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Decoding worm lingo

PASADENA, Calif.—All animals seem to have ways of exchanging information—monkeys vocalize complex messages, ants create scent trails to food, and fireflies light up their bellies to attract mates. Yet, despite the fact that nematodes, or roundworms, are among the most abundant animals on the planet, little is known about the way they network. Now, research led by California Institute of Technology (Caltech) biologists has shown that a wide range of nematodes communicate using a recently discovered class of chemical cues.
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Nematode Courting Caught On Camera

Academics / General Science : Science Daily (5 years ago)

Researchers studying the nervous control of nematode mating behavior have produced video footage of a male worm preparing to mate with a hermaphrodite. Researchers investigated the role of the excitatory neurotransmitter acetylcholi... Read Post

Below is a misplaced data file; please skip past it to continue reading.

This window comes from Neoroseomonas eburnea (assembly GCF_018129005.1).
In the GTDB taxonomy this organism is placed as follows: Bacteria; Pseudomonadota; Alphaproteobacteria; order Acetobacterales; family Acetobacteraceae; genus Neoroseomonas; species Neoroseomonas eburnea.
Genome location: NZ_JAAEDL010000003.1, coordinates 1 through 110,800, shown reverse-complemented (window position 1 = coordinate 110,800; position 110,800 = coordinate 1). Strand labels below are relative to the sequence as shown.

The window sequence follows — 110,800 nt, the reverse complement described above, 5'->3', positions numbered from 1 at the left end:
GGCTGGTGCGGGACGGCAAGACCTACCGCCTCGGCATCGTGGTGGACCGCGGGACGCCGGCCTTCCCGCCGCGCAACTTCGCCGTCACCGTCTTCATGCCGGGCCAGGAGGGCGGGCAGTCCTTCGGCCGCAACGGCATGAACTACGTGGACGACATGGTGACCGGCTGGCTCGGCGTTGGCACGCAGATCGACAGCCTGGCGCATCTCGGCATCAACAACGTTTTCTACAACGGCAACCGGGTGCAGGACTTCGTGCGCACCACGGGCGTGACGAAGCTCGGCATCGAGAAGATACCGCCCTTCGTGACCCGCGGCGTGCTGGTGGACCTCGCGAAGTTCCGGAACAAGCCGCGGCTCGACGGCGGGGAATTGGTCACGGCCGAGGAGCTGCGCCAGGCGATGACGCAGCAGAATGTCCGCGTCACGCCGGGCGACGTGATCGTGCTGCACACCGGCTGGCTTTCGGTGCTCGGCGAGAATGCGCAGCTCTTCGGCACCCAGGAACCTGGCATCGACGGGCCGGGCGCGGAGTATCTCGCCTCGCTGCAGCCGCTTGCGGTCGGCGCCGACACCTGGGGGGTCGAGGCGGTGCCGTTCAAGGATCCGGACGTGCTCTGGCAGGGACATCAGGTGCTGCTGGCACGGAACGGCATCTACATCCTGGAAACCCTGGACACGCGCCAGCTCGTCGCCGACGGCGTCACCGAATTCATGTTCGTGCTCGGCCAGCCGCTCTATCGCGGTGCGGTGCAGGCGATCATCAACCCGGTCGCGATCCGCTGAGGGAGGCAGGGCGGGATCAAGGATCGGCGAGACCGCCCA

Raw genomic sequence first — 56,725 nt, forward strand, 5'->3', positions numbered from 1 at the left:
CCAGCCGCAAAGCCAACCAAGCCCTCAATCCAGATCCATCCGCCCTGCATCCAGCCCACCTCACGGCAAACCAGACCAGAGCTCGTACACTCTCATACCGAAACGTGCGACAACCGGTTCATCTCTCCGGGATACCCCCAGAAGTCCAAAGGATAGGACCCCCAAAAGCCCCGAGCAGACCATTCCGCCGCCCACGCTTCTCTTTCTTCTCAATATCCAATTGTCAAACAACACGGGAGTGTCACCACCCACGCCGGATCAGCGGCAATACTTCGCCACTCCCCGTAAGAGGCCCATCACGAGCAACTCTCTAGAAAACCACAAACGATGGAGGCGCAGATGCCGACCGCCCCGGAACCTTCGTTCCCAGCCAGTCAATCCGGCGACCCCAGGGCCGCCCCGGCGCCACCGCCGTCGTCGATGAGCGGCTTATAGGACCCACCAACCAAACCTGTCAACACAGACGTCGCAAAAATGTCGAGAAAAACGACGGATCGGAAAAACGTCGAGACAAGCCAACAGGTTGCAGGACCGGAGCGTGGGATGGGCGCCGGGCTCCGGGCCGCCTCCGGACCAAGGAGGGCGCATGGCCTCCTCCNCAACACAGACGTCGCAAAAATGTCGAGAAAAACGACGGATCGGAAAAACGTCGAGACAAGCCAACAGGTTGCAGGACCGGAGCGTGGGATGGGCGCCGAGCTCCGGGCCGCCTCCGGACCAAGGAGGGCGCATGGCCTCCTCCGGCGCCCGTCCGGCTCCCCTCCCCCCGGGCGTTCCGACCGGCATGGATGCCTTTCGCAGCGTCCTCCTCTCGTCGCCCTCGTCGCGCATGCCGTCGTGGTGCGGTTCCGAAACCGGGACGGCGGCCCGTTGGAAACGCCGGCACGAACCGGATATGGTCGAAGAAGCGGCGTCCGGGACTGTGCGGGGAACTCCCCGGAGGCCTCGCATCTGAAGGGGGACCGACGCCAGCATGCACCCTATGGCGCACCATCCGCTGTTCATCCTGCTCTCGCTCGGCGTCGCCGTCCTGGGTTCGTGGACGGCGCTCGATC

Making sense of scents: Mice can identify specific odors amid complex olfactory environments

Academics / General Science : Science Daily (5 months ago)

Exactly how animals separate the smells of objects of interest, such as food sources or the scent of predators, from background information has remained largely unknown. Even the extent to which animals can make such distinctions, a... Read Post

Males more considerate than imagined -- at least, in nematode worms

Academics / General Science : Science Daily (4 years ago)

Male worms plug females after copulation as a form of 'gift', rather than to prevent them from mating again, as had previously been thought. Researchers found that plugged females mated just as often and were just as attractive as t... Read Post


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